Kristin Van Engen studies the dynamic back-and-forth between communicators, including the impact that noise and accent have on intelligibility and comprehension.
Communication among people with different accents is particularly challenging because of the way that our brains expect to hear sounds. People don’t always hear the comfortable sounds they have learned to expect, leading some people to blame the other speaker's ‘strange’ or ‘foreign’ accent. According to Kristin Van Engen, an assistant professor of psychological and brain sciences, this is an understandable but unfortunate attitude that could be counterproductive to successful communication.
Even between people with similar accents, speech comprehension is an incredibly complex task. The acoustic signals people interpret change in a number of respects that are unrelated to meaning. “Your voice is different from the next person's voice. The way you produce a particular sound is different from that person. How your voice sounds depends on the environment, too,” Van Engen explained, “so, we're dealing with a complex and variable signal all the time, even in optimal situations.” People often must interpret never-before-heard acoustic signals from not just strangers, but also friends; yet, remarkably, humans are excellent listeners, deciphering novel speech every day.
Van Engen’s research focuses on understanding this dynamic back-and-forth between communicators. She is particularly interested in the impact noise and accent have on intelligibility (making out words) and comprehension (understanding meaning). In her studies, she asks participants to repeat back sentences they hear word for word. While participants listen to the sentences, their eyes are tracked to measure the diameter of their pupils — a tried-and-true measure of how hard people are listening to the speech, with greater dilation indicating more challenge. Allowing more light into the retina means greater visual input, so people unconsciously dilate their pupils when concentrating on something.
“Everyone has an accent. I have my accent and you have yours, and they might be different, but you don't get to not have an accent."
What Van Engen has found is that even when people can perfectly understand the accented speech, it requires more effort than listening to native speech. According to her research, however, this effort rapidly declines as people get more familiar with the speaker’s accent. “What we see is that the bulk of adaptation happens really quickly, usually in the first couple minutes of exposure,” she said. This finding has major implications for communication between people of different accents: Putting in a little effort, rather than giving up the second one hears a difficult accent, could have huge payoffs for understanding, and it doesn’t even take long. Van Engen also hammered home the idea that conversation is a two-way street. “People speaking a second language want to sound as comprehensible to other speakers as they can. Of course, that's going to mean working on reducing their accent and that sort of thing, but the onus doesn't have to be totally on them; there’s work to be done on both sides,” she emphasized.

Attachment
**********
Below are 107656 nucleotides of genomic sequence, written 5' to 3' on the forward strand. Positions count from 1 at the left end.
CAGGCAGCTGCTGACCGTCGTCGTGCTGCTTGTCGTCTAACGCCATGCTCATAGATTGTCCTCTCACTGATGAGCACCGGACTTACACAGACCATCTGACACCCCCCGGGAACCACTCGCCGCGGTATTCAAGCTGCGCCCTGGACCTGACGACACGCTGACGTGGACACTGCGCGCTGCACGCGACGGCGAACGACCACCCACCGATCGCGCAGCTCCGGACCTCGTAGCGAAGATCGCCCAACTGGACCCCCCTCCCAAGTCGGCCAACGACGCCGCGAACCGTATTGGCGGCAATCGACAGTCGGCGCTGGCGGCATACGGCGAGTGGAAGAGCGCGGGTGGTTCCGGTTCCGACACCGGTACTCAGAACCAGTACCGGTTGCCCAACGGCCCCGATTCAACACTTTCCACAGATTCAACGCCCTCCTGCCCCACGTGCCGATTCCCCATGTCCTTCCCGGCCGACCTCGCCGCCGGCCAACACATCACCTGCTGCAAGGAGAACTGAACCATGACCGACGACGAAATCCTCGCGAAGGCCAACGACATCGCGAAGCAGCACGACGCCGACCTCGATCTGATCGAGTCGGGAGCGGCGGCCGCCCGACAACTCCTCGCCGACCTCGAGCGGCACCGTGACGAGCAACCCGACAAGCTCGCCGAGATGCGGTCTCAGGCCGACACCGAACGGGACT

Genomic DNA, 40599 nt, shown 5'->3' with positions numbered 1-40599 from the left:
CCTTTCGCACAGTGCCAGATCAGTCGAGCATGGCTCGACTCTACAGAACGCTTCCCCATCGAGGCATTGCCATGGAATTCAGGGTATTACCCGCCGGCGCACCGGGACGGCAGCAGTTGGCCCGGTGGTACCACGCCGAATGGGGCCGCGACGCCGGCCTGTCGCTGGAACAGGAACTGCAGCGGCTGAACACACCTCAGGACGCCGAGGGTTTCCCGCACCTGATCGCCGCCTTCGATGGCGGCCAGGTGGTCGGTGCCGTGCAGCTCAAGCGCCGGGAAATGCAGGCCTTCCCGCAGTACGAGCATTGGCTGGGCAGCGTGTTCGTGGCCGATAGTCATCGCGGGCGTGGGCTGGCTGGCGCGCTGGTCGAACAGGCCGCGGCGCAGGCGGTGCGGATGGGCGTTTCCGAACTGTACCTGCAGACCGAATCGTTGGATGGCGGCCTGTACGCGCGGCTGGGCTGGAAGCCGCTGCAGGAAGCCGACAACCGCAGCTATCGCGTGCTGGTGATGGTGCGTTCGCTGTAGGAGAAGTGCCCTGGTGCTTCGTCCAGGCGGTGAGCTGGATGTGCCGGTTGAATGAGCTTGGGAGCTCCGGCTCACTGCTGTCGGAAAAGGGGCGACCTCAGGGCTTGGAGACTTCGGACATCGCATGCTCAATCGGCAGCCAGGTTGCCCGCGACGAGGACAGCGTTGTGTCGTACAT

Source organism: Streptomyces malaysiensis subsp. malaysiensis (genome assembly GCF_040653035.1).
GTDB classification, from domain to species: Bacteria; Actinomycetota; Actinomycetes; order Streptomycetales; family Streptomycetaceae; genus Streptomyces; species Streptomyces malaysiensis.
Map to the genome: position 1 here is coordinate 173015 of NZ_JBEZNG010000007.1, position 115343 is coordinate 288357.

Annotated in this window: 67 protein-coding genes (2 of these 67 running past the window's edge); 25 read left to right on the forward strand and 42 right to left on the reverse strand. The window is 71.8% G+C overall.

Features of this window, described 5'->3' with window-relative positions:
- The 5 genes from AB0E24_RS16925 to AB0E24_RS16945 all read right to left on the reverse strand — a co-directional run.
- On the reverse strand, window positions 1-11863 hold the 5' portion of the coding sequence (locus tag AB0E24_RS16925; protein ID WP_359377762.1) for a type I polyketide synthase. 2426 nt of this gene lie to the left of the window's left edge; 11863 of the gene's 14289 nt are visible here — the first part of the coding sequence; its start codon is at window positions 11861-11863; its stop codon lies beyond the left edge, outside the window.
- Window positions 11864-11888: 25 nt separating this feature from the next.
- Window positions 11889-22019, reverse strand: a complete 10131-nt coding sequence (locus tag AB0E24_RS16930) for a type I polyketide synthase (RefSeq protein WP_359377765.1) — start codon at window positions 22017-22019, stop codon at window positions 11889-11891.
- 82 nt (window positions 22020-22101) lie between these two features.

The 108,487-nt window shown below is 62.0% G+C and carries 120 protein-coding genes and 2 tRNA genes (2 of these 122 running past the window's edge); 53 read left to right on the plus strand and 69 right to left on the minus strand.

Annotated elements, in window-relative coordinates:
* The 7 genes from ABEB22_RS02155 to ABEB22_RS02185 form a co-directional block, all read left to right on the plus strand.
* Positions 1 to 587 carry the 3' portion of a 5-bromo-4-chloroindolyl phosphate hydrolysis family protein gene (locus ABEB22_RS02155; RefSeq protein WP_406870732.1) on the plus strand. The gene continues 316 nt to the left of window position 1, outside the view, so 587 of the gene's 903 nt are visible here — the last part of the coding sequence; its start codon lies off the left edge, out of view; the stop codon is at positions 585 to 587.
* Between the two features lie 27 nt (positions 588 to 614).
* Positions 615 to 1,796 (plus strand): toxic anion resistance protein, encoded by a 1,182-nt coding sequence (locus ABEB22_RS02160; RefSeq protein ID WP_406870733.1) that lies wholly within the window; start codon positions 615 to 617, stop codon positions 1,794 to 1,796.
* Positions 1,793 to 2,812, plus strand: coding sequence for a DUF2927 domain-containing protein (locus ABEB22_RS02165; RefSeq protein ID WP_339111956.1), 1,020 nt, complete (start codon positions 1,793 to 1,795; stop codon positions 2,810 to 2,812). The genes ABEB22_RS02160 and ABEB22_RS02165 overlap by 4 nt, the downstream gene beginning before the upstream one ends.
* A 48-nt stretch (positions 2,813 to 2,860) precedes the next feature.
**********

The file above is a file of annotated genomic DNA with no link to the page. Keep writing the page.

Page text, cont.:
Further, looking at individual differences, Van Engen’s research has shown that understanding accented speech is easier for people with larger vocabularies and greater working memory capacity — a measure of how much information you can hold onto in the face of distraction. However, working memory did not influence speech intelligibility with a noise-degraded signal, implying that understanding accented speech is a distinct challenge, separate from a simple inability to hear. Van Engen’s current interpretation is that people make predictions about what sounds are coming next, based on their prior experience with the way words are usually formed. Typically, this is adaptive, easing the load by anticipating the upcoming words, but when accented speech violates expectations it is actually harder to readjust. Put another way, although degraded speech may be a bit tangled, in that it is harder to pick out the relevant signal, accented speech may actually take you down the wrong path. One’s ability to hold onto information in order to “get back on the right path,” which working memory indexes, may be especially important when understanding someone who speaks with an accent.
To be a better listener, Van Engen suggests getting away from noisy environments and putting in that extra effort. Further, she strongly emphasized that people should keep a little perspective; whether an accent is considered foreign or not depends only on who is doing the listening. So, whether you are the one speaking with a ‘foreign’ accent or not, both parties can take practical steps to improve communication. “Everyone has an accent,” Van Engen says. “I have my accent and you have yours, and they might be different, but you don't get to not have an accent."